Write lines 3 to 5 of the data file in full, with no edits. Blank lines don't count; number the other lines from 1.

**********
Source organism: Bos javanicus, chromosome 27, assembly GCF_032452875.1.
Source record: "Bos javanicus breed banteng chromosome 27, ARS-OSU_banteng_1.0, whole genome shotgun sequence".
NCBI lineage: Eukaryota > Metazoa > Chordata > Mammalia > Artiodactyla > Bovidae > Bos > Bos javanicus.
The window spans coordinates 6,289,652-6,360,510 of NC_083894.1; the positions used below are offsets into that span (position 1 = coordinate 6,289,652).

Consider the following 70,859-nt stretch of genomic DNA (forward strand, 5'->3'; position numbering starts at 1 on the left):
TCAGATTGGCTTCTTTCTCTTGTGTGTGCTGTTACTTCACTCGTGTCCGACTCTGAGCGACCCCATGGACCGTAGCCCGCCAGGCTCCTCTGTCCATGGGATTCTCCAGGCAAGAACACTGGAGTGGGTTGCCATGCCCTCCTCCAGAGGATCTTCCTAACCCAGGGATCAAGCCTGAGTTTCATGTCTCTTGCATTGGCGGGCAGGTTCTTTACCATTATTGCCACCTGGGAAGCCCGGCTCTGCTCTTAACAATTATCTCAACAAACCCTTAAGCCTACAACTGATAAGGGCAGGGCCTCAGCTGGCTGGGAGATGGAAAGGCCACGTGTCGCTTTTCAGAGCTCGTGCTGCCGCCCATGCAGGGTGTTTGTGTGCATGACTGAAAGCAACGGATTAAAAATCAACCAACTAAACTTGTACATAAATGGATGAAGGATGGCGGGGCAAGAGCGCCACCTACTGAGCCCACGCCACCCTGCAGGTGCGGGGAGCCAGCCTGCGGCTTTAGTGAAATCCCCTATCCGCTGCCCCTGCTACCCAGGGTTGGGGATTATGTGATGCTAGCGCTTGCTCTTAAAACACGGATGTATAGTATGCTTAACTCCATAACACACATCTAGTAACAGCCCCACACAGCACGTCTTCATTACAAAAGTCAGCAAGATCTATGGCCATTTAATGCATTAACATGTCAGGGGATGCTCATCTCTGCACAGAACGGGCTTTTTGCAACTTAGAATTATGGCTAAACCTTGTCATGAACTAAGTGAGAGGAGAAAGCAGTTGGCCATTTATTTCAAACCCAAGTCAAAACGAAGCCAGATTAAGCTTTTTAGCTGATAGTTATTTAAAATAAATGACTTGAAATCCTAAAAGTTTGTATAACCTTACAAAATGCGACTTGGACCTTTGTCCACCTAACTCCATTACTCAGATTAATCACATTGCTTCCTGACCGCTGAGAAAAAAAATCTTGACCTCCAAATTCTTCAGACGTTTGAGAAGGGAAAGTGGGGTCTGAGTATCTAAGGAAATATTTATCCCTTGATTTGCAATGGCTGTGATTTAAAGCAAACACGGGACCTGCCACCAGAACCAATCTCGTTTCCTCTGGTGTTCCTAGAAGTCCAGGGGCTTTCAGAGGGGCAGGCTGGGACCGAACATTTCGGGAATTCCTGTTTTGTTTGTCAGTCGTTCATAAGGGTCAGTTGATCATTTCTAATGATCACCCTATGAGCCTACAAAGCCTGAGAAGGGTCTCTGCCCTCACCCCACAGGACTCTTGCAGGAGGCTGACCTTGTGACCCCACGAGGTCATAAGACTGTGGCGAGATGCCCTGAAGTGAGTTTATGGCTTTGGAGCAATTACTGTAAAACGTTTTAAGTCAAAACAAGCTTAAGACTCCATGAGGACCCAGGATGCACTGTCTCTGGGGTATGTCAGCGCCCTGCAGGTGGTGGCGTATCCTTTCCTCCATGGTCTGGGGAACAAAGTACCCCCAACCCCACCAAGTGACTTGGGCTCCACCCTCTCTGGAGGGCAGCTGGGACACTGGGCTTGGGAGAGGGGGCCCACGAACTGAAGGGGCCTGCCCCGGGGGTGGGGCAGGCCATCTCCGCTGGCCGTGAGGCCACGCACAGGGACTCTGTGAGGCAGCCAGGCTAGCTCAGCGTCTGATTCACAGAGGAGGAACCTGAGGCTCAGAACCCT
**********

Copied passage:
NCBI lineage: Eukaryota > Metazoa > Chordata > Mammalia > Artiodactyla > Bovidae > Bos > Bos javanicus.
The window spans coordinates 6,289,652-6,360,510 of NC_083894.1; the positions used below are offsets into that span (position 1 = coordinate 6,289,652).

Consider the following 70,859-nt stretch of genomic DNA (forward strand, 5'->3'; position numbering starts at 1 on the left):